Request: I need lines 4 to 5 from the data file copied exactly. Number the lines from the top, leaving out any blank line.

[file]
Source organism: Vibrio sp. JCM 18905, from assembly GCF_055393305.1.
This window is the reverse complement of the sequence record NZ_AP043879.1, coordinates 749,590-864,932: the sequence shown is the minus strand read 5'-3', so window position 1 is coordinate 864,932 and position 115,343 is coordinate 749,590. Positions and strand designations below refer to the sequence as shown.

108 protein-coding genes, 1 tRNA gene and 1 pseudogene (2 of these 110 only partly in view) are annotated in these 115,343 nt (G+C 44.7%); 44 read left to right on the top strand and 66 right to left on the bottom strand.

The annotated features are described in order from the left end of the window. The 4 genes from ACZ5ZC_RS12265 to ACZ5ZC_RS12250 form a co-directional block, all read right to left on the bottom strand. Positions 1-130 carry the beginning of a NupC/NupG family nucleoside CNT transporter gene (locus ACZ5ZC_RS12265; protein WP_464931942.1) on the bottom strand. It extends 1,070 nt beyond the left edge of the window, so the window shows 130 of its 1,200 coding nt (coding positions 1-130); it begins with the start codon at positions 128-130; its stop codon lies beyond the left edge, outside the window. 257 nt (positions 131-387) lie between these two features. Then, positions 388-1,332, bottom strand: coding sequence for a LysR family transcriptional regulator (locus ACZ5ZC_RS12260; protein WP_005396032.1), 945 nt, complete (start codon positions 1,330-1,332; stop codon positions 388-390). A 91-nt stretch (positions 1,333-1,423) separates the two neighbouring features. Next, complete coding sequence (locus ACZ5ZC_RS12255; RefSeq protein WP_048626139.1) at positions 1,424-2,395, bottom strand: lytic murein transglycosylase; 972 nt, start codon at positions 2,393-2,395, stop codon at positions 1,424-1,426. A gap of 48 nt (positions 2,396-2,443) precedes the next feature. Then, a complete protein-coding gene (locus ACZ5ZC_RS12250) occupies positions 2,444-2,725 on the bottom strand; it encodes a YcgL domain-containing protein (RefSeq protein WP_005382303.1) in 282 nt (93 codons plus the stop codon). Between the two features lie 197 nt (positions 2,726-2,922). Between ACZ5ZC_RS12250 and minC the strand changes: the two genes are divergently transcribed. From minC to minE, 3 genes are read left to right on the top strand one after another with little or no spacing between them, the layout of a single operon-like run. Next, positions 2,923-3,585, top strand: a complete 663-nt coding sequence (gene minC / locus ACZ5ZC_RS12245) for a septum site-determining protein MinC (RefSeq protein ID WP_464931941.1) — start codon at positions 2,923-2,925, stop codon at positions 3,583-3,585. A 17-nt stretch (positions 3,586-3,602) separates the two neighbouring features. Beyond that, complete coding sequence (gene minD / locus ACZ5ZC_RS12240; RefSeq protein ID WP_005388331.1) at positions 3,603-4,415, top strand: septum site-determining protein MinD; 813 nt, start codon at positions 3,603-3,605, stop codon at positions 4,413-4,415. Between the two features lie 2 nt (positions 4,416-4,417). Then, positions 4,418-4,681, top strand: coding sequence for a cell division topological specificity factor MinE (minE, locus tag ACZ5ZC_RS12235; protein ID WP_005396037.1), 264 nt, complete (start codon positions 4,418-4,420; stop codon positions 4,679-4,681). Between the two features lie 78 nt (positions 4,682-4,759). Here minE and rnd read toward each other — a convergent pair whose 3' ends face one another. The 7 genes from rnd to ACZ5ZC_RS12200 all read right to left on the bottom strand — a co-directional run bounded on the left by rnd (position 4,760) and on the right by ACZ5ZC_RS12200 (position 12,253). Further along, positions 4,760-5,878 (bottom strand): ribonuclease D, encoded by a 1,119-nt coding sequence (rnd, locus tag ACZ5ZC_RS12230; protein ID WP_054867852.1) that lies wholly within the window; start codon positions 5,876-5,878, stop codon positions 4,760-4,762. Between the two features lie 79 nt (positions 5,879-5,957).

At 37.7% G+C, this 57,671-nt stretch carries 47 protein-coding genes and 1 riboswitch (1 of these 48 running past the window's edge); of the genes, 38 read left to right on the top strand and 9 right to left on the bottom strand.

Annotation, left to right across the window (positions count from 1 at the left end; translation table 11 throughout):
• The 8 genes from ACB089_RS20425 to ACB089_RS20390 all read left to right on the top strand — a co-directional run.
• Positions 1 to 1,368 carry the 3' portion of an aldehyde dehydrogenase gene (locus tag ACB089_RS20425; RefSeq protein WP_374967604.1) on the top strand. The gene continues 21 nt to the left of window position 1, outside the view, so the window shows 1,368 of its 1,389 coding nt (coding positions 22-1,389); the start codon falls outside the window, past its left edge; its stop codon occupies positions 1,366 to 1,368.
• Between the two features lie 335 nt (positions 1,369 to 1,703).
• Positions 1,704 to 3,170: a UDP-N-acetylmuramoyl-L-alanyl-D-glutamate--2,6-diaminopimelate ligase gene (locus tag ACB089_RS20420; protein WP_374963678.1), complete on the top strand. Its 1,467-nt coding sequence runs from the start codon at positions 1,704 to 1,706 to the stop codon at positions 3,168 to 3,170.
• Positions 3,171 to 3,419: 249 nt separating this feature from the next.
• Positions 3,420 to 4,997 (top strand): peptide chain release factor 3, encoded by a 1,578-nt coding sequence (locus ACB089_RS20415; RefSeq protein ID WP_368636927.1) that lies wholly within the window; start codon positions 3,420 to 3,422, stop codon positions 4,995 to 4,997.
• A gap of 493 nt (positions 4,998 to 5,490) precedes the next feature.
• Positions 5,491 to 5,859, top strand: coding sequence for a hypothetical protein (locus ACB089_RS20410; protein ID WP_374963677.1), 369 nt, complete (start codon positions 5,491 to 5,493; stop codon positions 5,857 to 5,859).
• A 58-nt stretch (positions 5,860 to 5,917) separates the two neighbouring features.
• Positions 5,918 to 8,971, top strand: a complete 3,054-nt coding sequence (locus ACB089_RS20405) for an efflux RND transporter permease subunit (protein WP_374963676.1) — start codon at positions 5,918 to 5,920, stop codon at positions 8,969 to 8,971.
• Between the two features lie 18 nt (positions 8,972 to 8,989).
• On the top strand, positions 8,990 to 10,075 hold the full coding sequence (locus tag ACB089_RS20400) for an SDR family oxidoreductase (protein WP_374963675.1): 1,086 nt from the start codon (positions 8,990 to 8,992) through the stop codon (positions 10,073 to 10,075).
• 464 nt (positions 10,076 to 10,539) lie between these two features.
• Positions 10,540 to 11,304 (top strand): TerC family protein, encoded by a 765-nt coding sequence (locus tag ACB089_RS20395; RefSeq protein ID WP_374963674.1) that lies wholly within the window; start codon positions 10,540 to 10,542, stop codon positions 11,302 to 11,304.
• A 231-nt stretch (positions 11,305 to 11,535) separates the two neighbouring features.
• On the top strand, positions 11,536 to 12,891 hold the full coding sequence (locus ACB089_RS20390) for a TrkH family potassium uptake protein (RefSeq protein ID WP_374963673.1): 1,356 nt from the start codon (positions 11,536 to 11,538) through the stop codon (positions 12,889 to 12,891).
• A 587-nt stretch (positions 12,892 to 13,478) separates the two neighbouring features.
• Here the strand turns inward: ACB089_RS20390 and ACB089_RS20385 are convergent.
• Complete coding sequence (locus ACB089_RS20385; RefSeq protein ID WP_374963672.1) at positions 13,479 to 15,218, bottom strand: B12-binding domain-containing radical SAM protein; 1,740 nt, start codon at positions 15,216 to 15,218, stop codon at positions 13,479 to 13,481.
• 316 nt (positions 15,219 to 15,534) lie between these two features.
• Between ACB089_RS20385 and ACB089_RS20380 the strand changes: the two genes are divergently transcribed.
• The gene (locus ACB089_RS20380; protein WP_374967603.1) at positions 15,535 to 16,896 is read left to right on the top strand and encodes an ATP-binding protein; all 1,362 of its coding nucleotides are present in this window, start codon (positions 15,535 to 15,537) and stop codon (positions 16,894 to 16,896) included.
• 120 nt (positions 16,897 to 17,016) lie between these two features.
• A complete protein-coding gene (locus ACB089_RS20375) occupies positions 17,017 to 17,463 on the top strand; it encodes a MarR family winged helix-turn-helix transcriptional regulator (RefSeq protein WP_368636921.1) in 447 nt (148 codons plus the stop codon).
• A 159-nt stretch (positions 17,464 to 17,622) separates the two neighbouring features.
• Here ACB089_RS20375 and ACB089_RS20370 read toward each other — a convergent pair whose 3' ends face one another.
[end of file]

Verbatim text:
The annotated features are described in order from the left end of the window. The 4 genes from ACZ5ZC_RS12265 to ACZ5ZC_RS12250 form a co-directional block, all read right to left on the bottom strand. Positions 1-130 carry the beginning of a NupC/NupG family nucleoside CNT transporter gene (locus ACZ5ZC_RS12265; protein WP_464931942.1) on the bottom strand. It extends 1,070 nt beyond the left edge of the window, so the window shows 130 of its 1,200 coding nt (coding positions 1-130); it begins with the start codon at positions 128-130; its stop codon lies beyond the left edge, outside the window. 257 nt (positions 131-387) lie between these two features. Then, positions 388-1,332, bottom strand: coding sequence for a LysR family transcriptional regulator (locus ACZ5ZC_RS12260; protein WP_005396032.1), 945 nt, complete (start codon positions 1,330-1,332; stop codon positions 388-390). A 91-nt stretch (positions 1,333-1,423) separates the two neighbouring features. Next, complete coding sequence (locus ACZ5ZC_RS12255; RefSeq protein WP_048626139.1) at positions 1,424-2,395, bottom strand: lytic murein transglycosylase; 972 nt, start codon at positions 2,393-2,395, stop codon at positions 1,424-1,426. A gap of 48 nt (positions 2,396-2,443) precedes the next feature. Then, a complete protein-coding gene (locus ACZ5ZC_RS12250) occupies positions 2,444-2,725 on the bottom strand; it encodes a YcgL domain-containing protein (RefSeq protein WP_005382303.1) in 282 nt (93 codons plus the stop codon). Between the two features lie 197 nt (positions 2,726-2,922). Between ACZ5ZC_RS12250 and minC the strand changes: the two genes are divergently transcribed. From minC to minE, 3 genes are read left to right on the top strand one after another with little or no spacing between them, the layout of a single operon-like run. Next, positions 2,923-3,585, top strand: a complete 663-nt coding sequence (gene minC / locus ACZ5ZC_RS12245) for a septum site-determining protein MinC (RefSeq protein ID WP_464931941.1) — start codon at positions 2,923-2,925, stop codon at positions 3,583-3,585. A 17-nt stretch (positions 3,586-3,602) separates the two neighbouring features. Beyond that, complete coding sequence (gene minD / locus ACZ5ZC_RS12240; RefSeq protein ID WP_005388331.1) at positions 3,603-4,415, top strand: septum site-determining protein MinD; 813 nt, start codon at positions 3,603-3,605, stop codon at positions 4,413-4,415. Between the two features lie 2 nt (positions 4,416-4,417). Then, positions 4,418-4,681, top strand: coding sequence for a cell division topological specificity factor MinE (minE, locus tag ACZ5ZC_RS12235; protein ID WP_005396037.1), 264 nt, complete (start codon positions 4,418-4,420; stop codon positions 4,679-4,681). Between the two features lie 78 nt (positions 4,682-4,759). Here minE and rnd read toward each other — a convergent pair whose 3' ends face one another. The 7 genes from rnd to ACZ5ZC_RS12200 all read right to left on the bottom strand — a co-directional run bounded on the left by rnd (position 4,760) and on the right by ACZ5ZC_RS12200 (position 12,253). Further along, positions 4,760-5,878 (bottom strand): ribonuclease D, encoded by a 1,119-nt coding sequence (rnd, locus tag ACZ5ZC_RS12230; protein ID WP_054867852.1) that lies wholly within the window; start codon positions 5,876-5,878, stop codon positions 4,760-4,762. Between the two features lie 79 nt (positions 5,879-5,957).

At 37.7% G+C, this 57,671-nt stretch carries 47 protein-coding genes and 1 riboswitch (1 of these 48 running past the window's edge); of the genes, 38 read left to right on the top strand and 9 right to left on the bottom strand.